The House of Many Vaults: this is the undeniably evocative definition that LE.F.T. Architects’ co-principals Makram el Kadi and Ziad Jamaleddine give to the house that they recently completed nearby Niha, in Lebanon.
A few elements in the building’s vicinity suggest its main orientations: the Shouf Mountains’ slopes, where it stands, descend towards the West to reach the Mediterranean sea; on the other hand, the village just above the house hosts the shrine of prophet Job, one of the main pilgrimage destinations in the country. The architecture aims at simultaneously swinging open to the coast and at kneeling in front of the holy site.
In order to achieve this result, LE.F.T. Architects experiment with an exuberant reinterpretation of local construction habits. In their words: “the historic house volume is here redefined, from a normative pitched roof sitting on a box with cross vaults below, collapsing into a new geometry, where the roof of the house becomes both pitched from above, vaulted from below and twisted from the sides to form the rectangular base”.
Regardless of the observation point, both from the outside and from the inside, the House of Many Vaults is a mesmerizing, elusive object, as the stereometry of its spaces is subtly, and yet systematically, challenged. But it’s not just the deformation of its volumes that makes it frankly “disturbing”. The four large living rooms are off-scale, “out of proportion” because apparently boundless both in plan and in section. Black and white marbles clothe every single corner of the floor, as an endless pour of precious stone. Pendant lamps are shaped as canon de lumière, complying with the general inclination to gigantism.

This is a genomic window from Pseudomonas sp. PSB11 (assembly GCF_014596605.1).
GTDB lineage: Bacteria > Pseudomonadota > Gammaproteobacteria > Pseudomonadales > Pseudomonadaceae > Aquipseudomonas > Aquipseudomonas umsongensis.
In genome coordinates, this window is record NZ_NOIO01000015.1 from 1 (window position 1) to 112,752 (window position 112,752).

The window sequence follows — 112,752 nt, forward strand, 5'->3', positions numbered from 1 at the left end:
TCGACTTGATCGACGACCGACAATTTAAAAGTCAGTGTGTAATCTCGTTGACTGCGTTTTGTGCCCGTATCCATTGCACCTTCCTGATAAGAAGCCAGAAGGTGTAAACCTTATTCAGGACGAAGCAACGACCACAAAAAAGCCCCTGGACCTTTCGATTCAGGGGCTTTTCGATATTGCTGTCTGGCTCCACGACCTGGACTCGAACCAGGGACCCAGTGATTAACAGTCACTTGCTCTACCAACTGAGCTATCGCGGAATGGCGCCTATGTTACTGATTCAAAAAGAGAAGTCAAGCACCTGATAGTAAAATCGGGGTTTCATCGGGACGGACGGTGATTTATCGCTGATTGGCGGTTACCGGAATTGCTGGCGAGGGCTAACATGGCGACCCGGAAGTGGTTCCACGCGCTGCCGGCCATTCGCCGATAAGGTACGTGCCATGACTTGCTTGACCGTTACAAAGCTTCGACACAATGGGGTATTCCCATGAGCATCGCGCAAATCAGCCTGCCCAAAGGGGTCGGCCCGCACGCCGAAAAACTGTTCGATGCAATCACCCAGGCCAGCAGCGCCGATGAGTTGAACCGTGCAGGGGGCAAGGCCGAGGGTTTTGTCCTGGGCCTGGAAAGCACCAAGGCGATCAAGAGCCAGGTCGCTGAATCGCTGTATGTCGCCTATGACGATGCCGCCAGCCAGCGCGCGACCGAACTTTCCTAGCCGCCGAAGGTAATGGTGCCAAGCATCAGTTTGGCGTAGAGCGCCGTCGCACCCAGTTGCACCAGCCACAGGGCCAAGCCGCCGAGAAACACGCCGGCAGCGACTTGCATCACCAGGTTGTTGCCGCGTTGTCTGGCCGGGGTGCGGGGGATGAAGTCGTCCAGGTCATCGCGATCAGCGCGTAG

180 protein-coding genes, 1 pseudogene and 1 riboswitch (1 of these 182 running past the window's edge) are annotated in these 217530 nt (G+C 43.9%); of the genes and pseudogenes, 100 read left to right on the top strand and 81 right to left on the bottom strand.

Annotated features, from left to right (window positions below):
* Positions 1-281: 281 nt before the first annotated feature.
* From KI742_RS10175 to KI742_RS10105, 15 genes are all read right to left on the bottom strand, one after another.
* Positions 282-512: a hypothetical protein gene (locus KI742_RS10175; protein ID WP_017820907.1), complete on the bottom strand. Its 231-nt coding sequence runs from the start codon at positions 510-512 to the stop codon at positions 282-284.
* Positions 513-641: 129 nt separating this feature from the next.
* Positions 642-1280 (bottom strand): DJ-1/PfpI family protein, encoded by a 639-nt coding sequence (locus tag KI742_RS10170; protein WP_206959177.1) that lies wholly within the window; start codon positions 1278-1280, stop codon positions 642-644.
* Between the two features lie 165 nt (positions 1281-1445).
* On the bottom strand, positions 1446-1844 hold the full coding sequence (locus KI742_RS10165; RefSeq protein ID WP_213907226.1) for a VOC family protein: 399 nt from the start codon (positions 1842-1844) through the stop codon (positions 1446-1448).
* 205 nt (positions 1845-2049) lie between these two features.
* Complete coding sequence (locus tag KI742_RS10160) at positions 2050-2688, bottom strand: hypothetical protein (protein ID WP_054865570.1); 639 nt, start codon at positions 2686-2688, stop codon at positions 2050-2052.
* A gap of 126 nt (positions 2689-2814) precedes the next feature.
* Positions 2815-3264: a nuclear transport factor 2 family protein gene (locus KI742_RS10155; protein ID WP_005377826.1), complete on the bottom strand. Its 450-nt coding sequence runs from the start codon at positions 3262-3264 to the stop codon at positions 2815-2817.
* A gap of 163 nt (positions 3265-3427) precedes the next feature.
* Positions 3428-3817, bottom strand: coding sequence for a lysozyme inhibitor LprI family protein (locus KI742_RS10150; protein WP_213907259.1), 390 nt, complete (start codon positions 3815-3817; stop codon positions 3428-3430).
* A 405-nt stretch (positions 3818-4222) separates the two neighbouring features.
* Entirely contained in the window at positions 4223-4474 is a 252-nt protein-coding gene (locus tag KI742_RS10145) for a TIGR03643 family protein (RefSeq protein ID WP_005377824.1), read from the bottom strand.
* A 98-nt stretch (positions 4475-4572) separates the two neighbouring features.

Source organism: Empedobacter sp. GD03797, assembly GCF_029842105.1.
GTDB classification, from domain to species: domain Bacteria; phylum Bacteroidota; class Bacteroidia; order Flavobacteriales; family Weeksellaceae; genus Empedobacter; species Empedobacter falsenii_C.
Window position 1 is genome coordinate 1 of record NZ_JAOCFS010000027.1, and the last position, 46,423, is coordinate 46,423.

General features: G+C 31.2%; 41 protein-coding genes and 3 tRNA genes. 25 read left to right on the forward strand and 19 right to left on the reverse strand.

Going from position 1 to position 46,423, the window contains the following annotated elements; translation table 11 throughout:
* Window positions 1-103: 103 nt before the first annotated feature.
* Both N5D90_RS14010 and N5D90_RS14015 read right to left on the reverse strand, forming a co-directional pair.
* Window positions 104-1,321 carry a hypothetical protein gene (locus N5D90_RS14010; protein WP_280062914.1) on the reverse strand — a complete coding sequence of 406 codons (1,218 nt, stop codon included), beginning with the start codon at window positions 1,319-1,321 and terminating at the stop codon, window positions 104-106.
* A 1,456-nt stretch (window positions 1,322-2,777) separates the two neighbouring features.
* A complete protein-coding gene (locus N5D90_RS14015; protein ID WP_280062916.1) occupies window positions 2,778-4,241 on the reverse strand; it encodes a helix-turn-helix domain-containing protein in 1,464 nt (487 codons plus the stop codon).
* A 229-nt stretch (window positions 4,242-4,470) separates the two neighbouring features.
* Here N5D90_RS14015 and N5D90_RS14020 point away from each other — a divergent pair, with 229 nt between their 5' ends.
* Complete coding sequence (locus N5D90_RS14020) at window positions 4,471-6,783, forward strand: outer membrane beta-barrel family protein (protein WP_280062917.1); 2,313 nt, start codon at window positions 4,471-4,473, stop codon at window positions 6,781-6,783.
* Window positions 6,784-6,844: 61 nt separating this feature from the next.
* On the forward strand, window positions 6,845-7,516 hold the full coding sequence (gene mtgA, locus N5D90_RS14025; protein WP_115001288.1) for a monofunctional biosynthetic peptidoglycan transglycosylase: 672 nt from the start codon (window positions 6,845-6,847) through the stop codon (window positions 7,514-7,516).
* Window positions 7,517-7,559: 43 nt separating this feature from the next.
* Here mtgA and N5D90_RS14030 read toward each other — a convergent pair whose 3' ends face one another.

An over-the-top interpretation of a specific design theme, the luxury residence, the House of the Many Vaults might be dismissed as an obscene show-off performance against misery, even more so in light of Lebanon’s decade-long humanitarian crisis. Yet, with a dash of optimism, reasonable doubt can be cast on this statement: is it possible that in this specific case architecture hasn’t merely responded to the client’s need, but rather has decided to take a stance, and to construct its ironical, exaggerated caricature?
- House of Many Vaults
- private house
- Niha, Lebanon
- L.E.FT Architects
- Principal architects:
- Makram el Kadi, Ziad Jamaleddine
- Design team:
- Daniel Colvard (Project Architect), Fumio Hirakawa, Karie Titus, Khalil Melki
- Landscape architects:
- Vladimir Djurovic Landscape Architecture